Today, then, the Yankees turned back to Pettitte to try and stop their first losing streak of the year.  The 37-year-old once again turned back the clock and was nothing short of masterful.


Pettitte pitched 8 full innings, giving up one run on six hits, walking none and striking out eight, while using only 114 pitches.  Through four starts, he is now 3-0 with a 1.29 ERA.  It’s unreal.  Of course, it’s a small sample size and it won’t last the whole year, but it’s just fantastic to watch while it lasts.
The offense came to play today, as well.  Robinson Cano turned in a 4-for-5 day, driving in one run and scoring three, upping his average to .369 and justifying Joe Girardi’s faith in his ability to produce when hitting fifth.  Gritty, Gutty Brett Gardner (whose speed and general fun-ness to watch are making me like him more every day), hitting second today while Nick Johnson took a day off, had another huge game, going 3-for-5 with two singles, a triple, two runs scored, and his league-leading 9th stolen base.  Swisher and Francisco Cervelli (!!) both contributed two RBI as the Yankees rolled 7-1.
You win with pitching, and thus far the Yankees have pitching to spare.  My favorite thing about how the team looks so far is that the starters are, first of all, dominating, and, secondly, dominating deep into games.  The best way to maximize the effectiveness of a bullpen is to not have to use it that much, and thanks to Sabathia and Pettitte, and sometimes Hughes and Burnett, the middle-relief questions seem to be non-starters (pun fully intended).

Record: 12-5.
Next Up:  The Yankees attempt to win their sixth series in a row.  Vazquez vs. Scott Kazmir (Anaheim), Sunday, April 25, 3:35 PM.
Till next time,
Now Playing: Jaded – Aerosmith

CJ Burnathia

If the last two games are any indication, the Yankees may have two scary-good pitchers on their hands this season in the forms of CC Sabathia and AJ Burnett.

In his second start of the season, Sabathia came within four outs of a no-hitter.  By all accounts yesterday, his stuff was even better.  The first game of a three-game set against the Texas Rangers was shortened to six innings due to rain, but Sabathia allowed just three hits over those six innings while striking out nine on only 73 pitches.  The 73 pitches are all the more impressive when you stop to think that, even if CC got all his strikeouts on three straight pitches, the three strikes to constitute each of his nine strikeouts accounted for more than a third of his total pitch count.  His dominance was accentuated by the fact that he issued no walks in the game.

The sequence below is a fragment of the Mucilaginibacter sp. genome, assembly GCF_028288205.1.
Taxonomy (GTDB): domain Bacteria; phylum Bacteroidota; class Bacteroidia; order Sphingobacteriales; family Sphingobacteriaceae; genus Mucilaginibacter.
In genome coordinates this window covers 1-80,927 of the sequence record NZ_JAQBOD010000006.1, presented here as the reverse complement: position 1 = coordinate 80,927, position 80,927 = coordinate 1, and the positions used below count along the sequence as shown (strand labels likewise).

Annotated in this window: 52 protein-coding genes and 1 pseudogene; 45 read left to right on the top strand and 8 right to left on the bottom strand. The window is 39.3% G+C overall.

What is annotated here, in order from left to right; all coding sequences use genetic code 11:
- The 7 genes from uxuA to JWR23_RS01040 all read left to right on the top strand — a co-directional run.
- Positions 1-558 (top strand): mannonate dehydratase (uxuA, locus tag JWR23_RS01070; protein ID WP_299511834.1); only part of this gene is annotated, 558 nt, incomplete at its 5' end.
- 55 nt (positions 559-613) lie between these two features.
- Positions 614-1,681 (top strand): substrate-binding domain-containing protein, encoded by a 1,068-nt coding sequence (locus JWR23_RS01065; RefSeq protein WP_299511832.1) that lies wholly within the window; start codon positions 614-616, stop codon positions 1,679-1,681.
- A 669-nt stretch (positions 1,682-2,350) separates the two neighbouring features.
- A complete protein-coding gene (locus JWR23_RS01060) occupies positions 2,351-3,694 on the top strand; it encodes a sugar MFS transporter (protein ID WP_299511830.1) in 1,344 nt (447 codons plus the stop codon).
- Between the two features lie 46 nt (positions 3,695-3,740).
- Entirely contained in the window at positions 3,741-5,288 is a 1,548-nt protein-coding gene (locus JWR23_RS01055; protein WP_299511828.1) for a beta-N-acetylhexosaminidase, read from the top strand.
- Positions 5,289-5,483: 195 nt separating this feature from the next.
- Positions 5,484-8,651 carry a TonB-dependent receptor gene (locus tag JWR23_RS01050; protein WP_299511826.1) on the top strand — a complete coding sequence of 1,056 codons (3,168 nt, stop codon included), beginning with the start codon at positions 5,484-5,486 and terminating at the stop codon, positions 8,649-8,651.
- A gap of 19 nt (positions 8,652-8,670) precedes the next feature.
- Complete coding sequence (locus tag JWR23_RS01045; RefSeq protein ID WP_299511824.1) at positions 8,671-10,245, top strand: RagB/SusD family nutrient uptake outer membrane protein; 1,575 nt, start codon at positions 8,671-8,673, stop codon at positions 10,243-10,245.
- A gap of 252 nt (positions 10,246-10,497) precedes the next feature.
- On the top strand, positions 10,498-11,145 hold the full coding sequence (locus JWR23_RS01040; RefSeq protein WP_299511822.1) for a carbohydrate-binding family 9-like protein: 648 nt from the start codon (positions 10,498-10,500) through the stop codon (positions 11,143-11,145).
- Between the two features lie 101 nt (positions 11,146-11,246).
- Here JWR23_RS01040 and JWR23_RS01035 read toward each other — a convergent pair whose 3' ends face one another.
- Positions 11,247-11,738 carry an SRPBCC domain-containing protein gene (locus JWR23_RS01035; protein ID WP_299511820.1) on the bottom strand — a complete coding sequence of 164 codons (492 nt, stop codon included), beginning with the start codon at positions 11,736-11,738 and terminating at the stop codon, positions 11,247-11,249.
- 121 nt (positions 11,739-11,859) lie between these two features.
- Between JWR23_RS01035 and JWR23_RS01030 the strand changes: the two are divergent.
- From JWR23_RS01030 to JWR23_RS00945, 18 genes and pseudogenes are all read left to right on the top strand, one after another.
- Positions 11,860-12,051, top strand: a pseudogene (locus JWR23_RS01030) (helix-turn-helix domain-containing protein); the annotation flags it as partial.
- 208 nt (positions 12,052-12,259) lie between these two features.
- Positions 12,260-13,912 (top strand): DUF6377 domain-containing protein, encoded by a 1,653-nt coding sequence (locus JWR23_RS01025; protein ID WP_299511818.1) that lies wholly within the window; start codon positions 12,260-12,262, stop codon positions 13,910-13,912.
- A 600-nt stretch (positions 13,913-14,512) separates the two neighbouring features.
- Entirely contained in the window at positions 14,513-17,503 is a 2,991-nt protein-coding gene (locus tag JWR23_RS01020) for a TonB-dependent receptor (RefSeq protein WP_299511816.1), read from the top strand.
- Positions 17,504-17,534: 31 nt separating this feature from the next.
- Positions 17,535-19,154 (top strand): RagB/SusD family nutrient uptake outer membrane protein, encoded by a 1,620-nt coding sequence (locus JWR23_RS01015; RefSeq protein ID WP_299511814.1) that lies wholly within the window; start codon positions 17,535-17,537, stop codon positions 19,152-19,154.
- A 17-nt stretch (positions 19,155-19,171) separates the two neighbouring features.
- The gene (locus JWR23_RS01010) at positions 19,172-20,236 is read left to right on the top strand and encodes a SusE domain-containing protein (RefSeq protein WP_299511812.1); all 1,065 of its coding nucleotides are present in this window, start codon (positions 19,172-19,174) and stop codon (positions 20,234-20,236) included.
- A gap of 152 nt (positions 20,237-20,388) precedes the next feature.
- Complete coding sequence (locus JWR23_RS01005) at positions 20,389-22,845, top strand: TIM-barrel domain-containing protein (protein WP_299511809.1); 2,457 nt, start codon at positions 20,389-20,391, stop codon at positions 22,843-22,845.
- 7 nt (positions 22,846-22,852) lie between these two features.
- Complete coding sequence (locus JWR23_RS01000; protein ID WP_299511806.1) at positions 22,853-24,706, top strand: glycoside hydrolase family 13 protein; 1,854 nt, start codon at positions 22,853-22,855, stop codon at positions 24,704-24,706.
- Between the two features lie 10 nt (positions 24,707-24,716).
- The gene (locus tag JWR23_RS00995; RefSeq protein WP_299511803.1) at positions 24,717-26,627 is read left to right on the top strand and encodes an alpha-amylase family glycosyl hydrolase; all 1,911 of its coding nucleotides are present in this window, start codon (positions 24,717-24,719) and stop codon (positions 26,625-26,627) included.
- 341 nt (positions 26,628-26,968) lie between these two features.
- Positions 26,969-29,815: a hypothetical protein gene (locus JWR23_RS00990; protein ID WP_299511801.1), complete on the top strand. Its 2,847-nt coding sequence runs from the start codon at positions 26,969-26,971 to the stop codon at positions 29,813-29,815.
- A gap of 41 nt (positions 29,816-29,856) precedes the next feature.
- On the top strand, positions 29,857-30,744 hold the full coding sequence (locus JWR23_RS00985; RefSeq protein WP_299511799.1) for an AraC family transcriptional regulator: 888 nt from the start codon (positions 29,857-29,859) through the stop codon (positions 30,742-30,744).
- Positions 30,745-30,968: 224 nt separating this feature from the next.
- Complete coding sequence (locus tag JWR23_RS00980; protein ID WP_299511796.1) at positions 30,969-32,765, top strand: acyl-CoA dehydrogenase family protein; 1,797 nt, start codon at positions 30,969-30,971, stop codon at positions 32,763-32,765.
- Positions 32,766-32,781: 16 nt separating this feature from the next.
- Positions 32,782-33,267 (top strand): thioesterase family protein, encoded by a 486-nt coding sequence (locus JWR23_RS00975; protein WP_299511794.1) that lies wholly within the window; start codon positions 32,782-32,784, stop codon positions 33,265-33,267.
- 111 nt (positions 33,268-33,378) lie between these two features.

The offense was mostly produced by Derek Jeter and Marcus Thames (!!), who each had two hits and an RBI.  Curtis Granderson also drove in a run, and Francisco Cervelli continues to make a case for himself as a bona-fide major league starting catcher, collecting a hit while calling another fantastic game, ultimately a 5-1 weather-shortened victory.
Today, it was more of the same in terms of dominant pitching and run-scoring ability.  AJ Burnett was, for the first time this season, not Decent AJ or Better Than Average AJ … he was Excellent AJ.  7 scoreless innings, 7 strikeouts, 2 walks — a great ratio for a pitcher known for his lack of control — it was everything you could wish for out of Burnett.
The Rangers’ Scott Feldman, on the other hand, lasted only 2 and a third while surrendering 7 hits and 4 runs.  Granderson and Alex Rodriguez both had two-hit days (with Alex picking up his first home run of the season), and Jeter and Brett Gardner got three hits apiece.   Jeter hit his third home run of the year, and Gardner used his superspeed to beat out three infield grounders, scoring 2 of the Yankees 7 runs and driving in one.
Mark Teixeira finally decided to join the party today, picking up a hit and driving in a run, bringing his average to an even … .100.  Eh, the bat will happen eventually.   
Alfredo Aceves struggled in a third of an inning, surrendering three runs on a Nelson Cruz homer, but it was hardly enough to tarnish a 7-3 victory.
Record: 8-3.  The Yankees are off to their best start since 2003 and have won their first four series for the first time since 1926.
Next Up: The Yanks go for the sweep.  Rich Harden (Texas) vs. Andy Pettitte (he of the 0.75 ERA), Sunday, April 18, 1:05 PM.
Till next time,
Now Playing:  Signed, Sealed, Delivered – Stevie Wonder


I always seem to miss Javier Vazquez‘s starts.  I hear yesterday’s wasn’t much in terms of the special, either, but it wasn’t bad, not nearly as bad as last time, and not worthy of the boo-birds. The Yankees lost 5-3, despite a valiant attempt at a comeback in the late innings.